Finally, the most in-depth exploration of the anchoress’s work comes from Veronica Mary Rolf’s Julian’s Gospel: Illuminating the Life & Revelations of Julian of Norwich (Orbis Books). At over six hundred pages, this is quite the tome! It’s a detailed study not only of Julian, but of the world in which she lived. The first part of the book considers what Barbara Tuchman called “the calamitous fourteenth century,” providing insight into the city of Norwich of Julian’s time, and some of the key characteristics of the age: the plague, the politics and conflicts that shaped both England and the church of her day, as well as the domestic realities of medieval marriage and family life. Against this backdrop, Rolf provides a detailed commentary, with an exciting new approach to translating Julian’s own words: by keeping a number of Julian’s most commonly used words in their middle English form, Rolf creates a sort of hybrid text that is more accessible to the twenty-first century eye, but still retains a flavor of Julian’s original voice. If your goal is to eventually read Julian in the middle English, Julian’s Gospel can function as a sort of gateway to that project, introducing the reader more gently to both the beauty and the strangeness of the English language of Julian’s day. Part of what makes Rolf’s perspective unique is her background in the theater (she is a playwright, actor, and drama teacher), so she considers Julian’s wisdom from a theatrical perspective, with a fascinating chapter on how the medieval mystery plays no doubt formed part of Julian’s education in theology. When she notes that in one of the passion plays performed in Norwich in Julian’s lifetime, Pontius Pilate (!) says “All shall be well,” I was electrified. Does this prove that Julian saw that play, and quoted it in her own writing? Of course not. But Rolf goes on to note that other writers like Walter Hilton used a similar phrase, concluding that it may have been a popular saying of time, sort of like “It’s all good” is heard colloquially in our day. Tidbits like this make Julian come alive, more real and human than merely reading her own words could ever do.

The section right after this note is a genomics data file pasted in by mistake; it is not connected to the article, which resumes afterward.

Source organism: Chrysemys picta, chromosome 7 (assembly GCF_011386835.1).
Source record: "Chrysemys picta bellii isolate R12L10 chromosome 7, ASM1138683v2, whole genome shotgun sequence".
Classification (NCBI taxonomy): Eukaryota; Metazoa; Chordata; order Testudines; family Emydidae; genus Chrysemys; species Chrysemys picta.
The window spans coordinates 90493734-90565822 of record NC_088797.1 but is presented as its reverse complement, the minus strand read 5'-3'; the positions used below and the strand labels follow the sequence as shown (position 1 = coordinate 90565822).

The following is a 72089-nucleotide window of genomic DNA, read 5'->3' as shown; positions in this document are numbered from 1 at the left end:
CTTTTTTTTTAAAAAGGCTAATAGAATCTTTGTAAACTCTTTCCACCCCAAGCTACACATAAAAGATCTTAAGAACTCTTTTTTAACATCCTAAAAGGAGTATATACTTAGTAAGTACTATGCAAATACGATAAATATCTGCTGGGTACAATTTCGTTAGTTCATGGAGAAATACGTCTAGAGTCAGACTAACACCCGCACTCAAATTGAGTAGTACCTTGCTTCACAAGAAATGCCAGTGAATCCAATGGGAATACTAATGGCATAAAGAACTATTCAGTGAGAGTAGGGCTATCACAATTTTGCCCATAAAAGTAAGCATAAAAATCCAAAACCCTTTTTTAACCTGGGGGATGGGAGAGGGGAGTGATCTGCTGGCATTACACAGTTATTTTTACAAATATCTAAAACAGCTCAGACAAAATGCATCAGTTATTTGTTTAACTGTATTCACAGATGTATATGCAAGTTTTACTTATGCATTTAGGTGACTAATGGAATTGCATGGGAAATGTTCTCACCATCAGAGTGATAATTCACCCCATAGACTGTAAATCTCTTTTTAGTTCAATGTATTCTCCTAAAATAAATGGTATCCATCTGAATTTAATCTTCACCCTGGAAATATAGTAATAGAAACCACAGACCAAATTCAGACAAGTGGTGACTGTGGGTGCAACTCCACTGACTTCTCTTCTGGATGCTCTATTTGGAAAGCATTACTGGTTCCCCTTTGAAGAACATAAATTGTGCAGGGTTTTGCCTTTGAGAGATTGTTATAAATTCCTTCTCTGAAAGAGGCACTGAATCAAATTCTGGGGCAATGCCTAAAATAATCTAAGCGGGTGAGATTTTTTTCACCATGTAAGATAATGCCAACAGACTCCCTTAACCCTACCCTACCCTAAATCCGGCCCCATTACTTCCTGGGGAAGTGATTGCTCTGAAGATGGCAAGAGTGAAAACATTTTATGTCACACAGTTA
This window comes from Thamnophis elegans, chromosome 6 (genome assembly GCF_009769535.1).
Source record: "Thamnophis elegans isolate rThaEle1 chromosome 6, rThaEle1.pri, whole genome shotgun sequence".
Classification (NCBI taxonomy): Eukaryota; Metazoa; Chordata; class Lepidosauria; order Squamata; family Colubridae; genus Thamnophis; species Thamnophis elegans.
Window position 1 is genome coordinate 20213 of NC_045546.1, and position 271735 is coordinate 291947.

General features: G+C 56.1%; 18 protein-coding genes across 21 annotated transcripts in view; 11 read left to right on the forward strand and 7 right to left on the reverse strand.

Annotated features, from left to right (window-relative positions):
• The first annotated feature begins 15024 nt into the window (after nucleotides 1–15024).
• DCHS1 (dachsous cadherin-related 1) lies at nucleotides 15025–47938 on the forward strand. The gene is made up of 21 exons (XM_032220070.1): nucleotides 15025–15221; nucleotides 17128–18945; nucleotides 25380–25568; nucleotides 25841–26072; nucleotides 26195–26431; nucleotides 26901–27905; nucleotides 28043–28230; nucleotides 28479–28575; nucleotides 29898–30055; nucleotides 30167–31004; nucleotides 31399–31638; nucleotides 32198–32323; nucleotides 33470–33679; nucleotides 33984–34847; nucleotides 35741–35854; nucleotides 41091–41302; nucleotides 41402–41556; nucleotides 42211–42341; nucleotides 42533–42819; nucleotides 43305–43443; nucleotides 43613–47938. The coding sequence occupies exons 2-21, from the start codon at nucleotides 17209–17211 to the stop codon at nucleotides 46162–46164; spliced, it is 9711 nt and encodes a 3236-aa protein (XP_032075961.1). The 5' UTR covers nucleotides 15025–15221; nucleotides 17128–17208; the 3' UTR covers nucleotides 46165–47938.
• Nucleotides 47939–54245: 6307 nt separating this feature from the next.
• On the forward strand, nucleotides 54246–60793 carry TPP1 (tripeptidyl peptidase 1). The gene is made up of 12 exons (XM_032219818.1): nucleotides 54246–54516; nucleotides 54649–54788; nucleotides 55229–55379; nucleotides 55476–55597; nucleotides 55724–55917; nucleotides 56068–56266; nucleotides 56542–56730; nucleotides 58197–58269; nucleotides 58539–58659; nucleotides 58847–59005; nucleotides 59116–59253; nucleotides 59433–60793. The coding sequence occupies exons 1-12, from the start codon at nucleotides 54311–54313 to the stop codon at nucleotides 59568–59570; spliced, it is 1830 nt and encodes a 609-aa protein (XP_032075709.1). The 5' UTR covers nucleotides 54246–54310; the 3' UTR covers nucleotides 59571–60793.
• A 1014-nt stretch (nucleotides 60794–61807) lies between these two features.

Last May marked the 640th anniversary of Julian’s visions. If these three wonderful new editions of Julian’s writing and commentaries on  her work can be published in a year like ours, can you imagine the treasures that will come out in ten years, to mark her 650th anniversary? Delicious as that may be to ponder, it’s best to enjoy the present — and these three books give us plenty to savor.